Middle East

Islamic State: Militants 'kill 300 Yazidi captives'

Yazidis celebrate New Year, 15 April 2015 Image copyright AP
Image caption Yazidis adhere to a centuries-old religion, with its origins in several faiths

Several hundred Yazidi captives have been killed in Iraq by Islamic State (IS) militants west of Mosul, Yazidi and Iraqi officials say.

A statement from the Yazidi Progress Party said 300 captives were killed on Friday in the Tal Afar district near the city.

Iraqi Vice-President Osama al-Nujaifi described the reported deaths as "horrific and barbaric".

Thousands of members of the religious minority group were captured last year.

It is not clear how they were killed, or why this has happened now, says the BBC World Service Middle East editor Alan Johnston.

Many are reported to have been held in Mosul, the main stronghold of IS after the militants swept through large areas of northern and western Iraq, and eastern Syria in 2014.

Yazidis, whose religion includes elements of several faiths, are considered infidels by IS.

Thousands fled to the Kurdish-controlled region of northern Iraq after IS captured the Yazidi-populated Sinjar district in Nineveh province.

Hundreds of men were killed, while some Yazidi women were held and used as sex slaves.

In other developments on Saturday:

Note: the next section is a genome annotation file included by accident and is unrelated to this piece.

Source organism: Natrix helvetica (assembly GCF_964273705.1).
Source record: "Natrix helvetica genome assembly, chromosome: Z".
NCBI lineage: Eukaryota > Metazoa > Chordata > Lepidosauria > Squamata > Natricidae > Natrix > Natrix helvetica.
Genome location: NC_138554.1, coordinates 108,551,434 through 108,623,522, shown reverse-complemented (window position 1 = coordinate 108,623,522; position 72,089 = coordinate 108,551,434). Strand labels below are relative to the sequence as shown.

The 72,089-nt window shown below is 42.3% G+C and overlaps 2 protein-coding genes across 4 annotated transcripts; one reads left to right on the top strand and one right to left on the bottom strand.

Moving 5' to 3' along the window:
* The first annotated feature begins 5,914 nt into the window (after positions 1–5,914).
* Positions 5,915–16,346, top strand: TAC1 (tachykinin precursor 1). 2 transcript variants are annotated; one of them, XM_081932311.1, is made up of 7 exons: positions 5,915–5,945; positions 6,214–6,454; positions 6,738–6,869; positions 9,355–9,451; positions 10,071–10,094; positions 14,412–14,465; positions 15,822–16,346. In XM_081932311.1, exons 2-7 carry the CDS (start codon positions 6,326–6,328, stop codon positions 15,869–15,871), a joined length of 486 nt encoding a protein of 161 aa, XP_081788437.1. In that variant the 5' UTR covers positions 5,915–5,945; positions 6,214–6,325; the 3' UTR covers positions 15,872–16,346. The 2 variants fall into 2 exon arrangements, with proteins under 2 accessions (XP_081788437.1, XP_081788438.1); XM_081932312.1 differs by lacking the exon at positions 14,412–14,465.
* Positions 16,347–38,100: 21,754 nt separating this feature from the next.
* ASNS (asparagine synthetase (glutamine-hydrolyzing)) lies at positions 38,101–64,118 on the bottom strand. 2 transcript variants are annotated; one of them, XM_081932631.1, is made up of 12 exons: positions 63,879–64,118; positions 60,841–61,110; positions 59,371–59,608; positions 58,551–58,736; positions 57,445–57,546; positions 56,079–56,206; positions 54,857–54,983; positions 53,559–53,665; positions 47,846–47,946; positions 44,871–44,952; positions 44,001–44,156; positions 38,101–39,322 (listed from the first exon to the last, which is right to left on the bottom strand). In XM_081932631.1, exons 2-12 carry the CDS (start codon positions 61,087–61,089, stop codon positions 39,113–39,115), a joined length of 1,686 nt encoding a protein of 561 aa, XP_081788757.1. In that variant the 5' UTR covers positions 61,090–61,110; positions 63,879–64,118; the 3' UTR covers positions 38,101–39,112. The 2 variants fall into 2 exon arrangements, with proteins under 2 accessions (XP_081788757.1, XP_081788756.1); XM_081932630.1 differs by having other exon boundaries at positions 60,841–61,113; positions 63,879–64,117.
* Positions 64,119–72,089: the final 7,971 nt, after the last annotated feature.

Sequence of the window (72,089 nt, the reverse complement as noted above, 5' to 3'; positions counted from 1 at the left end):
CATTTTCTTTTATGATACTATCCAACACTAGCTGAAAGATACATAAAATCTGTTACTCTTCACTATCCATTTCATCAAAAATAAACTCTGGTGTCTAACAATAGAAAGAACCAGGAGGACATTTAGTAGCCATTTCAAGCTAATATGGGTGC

• a car bomb exploded near a popular restaurant in Baghdad's predominantly Shia Karrada district, killing at least 13 people
  • at least six Iraqi soldiers died in a suicide car bomb attack in the town of Garma in western Anbar province

IS pushed back

The Yazidi Progress Party's statement, quoted by the Kurdish Shafaq News website, condemned the latest incident as a "heinous crime" and called on Iraqi forces to free those still held by IS.

In January, IS released some 200 mainly elderly Yazidis into the hands of Kurdish officials near the city of Kirkuk.

Many of them, held in Mosul, had disabilities or were wounded, though no reason was given by IS for their release.

In recent months, IS has been pushed back from some of the areas it captured, though many Yazidi villages are thought to remain under the militants' control.

In December, Kurdish Peshmerga forces drove back IS militants in north-western Iraq, relieving a long siege of Sinjar mountain where thousands of Yazidis had sought refuge.

The Iraqi government, with forces backed by Iran, also declared it had taken back control of the city of Tikrit in April.

Who are the Yazidis?

Media captionYazidis revere the Bible and Koran - but much of their tradition is oral
  • Religious sect found in northern Iraq, Syria and the Caucasus
  • Religion incorporates elements of many faiths, including Zoroastrianism
  • Principal divine figure, Malak Taus (Peacock Angel), is the supreme angel of the seven angels who ruled the universe after it was created by God
  • Many Muslims and other groups incorrectly view Yazidis as devil worshippers
  • There are estimated to be around 500,000 Yazidis worldwide, most living in Iraq's Nineveh plains
  • In August 2007 jihadists attacked Yazidi villages in Nineveh, killing between 400 and 700 people

Who, What, Why: Who are the Yazidis?

Iraq: The minorities of Nineveh

Related Topics

More on this story